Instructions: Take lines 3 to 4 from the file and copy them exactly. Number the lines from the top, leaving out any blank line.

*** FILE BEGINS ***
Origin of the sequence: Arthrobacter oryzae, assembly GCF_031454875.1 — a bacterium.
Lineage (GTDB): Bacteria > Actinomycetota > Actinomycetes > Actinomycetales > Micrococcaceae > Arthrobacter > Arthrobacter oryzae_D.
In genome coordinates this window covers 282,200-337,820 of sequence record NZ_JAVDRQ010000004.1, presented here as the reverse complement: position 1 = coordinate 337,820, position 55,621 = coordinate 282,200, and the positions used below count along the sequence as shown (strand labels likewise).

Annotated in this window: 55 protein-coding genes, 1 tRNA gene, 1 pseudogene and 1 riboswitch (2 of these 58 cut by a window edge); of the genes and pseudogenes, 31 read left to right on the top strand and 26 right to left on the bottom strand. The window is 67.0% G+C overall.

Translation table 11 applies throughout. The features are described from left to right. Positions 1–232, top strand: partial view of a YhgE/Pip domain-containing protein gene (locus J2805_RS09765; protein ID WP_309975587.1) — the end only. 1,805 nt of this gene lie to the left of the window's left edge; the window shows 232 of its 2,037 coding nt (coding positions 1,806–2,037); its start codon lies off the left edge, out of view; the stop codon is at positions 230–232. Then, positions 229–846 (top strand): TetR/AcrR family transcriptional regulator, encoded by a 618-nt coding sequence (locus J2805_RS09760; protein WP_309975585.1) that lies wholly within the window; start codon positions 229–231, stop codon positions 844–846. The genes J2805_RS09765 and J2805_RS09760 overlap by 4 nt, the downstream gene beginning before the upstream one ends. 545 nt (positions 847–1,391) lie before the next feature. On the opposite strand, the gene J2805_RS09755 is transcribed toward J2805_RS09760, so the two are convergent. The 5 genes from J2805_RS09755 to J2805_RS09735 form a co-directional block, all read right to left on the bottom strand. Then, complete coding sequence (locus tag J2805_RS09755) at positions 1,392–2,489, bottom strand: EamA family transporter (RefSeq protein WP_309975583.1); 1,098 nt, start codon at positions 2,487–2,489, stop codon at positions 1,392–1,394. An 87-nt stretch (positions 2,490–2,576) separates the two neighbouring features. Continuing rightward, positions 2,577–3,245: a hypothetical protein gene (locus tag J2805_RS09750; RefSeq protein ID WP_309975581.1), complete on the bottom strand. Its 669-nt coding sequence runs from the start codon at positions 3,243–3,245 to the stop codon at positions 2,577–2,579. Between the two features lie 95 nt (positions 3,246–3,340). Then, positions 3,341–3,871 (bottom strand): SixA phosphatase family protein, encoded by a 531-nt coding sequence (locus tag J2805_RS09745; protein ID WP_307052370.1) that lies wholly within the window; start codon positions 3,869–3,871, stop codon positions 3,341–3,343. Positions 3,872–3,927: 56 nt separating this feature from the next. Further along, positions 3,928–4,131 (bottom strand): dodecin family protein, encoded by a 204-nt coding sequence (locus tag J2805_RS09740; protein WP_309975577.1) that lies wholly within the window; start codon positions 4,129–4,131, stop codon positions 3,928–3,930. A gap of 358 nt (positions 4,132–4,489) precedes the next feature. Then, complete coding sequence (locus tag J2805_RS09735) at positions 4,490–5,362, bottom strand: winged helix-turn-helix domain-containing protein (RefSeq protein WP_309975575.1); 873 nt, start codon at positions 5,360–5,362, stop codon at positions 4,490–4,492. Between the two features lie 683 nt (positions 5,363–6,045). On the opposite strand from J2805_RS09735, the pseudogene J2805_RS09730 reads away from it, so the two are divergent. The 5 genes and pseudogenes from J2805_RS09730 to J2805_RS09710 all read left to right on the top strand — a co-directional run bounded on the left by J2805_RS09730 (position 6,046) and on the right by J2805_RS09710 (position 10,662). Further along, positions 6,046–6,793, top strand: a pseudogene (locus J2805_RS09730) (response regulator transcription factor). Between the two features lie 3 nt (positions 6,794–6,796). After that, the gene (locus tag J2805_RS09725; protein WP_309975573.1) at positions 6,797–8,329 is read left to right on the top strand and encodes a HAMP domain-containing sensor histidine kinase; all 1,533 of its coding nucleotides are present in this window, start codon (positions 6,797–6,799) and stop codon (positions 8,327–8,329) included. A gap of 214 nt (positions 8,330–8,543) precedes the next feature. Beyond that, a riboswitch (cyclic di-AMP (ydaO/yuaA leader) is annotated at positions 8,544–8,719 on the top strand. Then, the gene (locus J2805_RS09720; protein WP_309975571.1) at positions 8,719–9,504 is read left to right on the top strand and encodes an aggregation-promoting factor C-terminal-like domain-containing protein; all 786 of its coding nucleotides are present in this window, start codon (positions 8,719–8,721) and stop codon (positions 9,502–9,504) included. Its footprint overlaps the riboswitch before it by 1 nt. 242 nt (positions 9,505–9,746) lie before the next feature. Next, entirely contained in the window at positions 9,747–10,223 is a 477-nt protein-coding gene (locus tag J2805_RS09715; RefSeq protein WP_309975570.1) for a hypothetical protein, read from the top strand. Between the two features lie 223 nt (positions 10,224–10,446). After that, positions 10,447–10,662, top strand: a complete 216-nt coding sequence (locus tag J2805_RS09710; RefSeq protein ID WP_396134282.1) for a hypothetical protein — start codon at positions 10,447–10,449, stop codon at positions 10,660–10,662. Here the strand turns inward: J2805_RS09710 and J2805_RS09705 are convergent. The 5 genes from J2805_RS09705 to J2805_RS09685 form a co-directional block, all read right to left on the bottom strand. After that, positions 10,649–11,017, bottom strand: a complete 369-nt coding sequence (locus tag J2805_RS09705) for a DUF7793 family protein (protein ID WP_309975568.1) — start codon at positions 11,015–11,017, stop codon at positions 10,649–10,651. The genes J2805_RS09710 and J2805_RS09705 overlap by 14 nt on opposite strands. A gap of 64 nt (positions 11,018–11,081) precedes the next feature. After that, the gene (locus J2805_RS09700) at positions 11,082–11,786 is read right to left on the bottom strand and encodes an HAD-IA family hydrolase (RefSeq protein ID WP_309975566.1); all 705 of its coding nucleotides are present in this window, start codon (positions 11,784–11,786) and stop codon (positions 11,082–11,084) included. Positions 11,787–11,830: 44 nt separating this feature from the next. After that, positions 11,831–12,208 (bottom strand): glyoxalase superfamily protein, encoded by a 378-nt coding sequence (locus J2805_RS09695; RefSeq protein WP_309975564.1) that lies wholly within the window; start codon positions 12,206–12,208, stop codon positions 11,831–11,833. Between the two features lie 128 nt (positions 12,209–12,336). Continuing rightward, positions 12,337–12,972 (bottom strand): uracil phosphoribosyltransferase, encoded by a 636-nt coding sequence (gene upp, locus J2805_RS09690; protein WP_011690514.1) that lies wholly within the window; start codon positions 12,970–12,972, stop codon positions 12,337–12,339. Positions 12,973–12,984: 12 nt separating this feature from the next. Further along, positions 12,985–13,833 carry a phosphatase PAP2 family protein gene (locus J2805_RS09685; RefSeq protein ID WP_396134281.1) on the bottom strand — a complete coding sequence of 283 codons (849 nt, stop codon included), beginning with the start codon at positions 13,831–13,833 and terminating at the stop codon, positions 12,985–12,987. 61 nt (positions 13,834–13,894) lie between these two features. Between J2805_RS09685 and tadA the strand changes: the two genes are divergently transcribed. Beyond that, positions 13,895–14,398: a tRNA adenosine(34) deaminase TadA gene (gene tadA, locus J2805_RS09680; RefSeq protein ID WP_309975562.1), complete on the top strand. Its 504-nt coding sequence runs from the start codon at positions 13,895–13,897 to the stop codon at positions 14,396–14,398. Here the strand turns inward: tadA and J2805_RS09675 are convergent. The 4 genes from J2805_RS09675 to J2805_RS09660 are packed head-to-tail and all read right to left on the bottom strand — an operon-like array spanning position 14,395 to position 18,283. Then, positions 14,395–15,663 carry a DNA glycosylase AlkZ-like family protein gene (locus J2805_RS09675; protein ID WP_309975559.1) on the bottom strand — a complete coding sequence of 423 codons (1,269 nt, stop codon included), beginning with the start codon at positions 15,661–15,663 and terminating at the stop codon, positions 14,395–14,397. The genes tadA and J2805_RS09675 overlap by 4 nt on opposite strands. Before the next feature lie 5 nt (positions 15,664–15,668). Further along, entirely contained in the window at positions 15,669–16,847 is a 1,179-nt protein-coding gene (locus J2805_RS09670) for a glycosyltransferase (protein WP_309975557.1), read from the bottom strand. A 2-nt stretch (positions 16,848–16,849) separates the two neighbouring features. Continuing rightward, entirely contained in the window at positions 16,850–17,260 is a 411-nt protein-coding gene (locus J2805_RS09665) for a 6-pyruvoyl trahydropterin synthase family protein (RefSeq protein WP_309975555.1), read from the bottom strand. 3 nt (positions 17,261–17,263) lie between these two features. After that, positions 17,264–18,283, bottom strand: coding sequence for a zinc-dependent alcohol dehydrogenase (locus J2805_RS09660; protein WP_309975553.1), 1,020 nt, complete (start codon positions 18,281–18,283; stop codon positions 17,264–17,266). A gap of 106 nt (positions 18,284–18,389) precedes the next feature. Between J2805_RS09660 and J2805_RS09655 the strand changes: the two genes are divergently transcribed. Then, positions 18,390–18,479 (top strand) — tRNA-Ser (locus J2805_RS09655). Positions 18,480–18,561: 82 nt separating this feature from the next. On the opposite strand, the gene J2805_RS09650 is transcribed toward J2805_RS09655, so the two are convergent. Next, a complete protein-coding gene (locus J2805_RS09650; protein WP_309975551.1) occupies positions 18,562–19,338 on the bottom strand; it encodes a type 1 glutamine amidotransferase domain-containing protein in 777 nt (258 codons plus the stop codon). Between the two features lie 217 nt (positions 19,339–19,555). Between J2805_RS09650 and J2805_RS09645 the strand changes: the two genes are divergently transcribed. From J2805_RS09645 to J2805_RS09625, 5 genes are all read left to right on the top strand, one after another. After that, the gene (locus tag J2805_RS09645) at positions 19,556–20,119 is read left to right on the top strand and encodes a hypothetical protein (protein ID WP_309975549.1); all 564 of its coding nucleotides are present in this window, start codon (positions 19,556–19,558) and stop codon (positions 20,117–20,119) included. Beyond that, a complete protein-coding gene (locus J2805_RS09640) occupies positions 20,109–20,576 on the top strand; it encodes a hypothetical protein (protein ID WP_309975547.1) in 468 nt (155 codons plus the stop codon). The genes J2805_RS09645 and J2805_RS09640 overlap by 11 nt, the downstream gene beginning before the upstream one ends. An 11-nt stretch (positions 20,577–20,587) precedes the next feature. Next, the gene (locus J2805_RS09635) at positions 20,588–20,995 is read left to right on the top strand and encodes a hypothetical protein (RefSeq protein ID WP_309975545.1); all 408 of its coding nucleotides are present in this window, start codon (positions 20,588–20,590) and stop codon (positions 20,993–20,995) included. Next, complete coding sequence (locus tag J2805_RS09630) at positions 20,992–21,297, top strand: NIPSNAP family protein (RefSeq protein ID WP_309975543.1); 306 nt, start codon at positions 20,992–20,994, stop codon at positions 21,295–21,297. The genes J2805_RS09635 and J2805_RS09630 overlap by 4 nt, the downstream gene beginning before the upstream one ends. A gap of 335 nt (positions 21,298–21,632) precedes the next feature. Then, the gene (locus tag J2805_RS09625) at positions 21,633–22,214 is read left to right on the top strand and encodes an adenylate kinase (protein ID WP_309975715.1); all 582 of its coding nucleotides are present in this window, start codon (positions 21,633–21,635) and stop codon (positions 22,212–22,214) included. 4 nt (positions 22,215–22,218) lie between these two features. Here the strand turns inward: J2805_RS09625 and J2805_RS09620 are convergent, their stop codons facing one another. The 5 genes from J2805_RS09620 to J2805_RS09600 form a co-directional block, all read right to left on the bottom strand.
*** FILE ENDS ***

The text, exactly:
In genome coordinates this window covers 282,200-337,820 of sequence record NZ_JAVDRQ010000004.1, presented here as the reverse complement: position 1 = coordinate 337,820, position 55,621 = coordinate 282,200, and the positions used below count along the sequence as shown (strand labels likewise).

Annotated in this window: 55 protein-coding genes, 1 tRNA gene, 1 pseudogene and 1 riboswitch (2 of these 58 cut by a window edge); of the genes and pseudogenes, 31 read left to right on the top strand and 26 right to left on the bottom strand. The window is 67.0% G+C overall.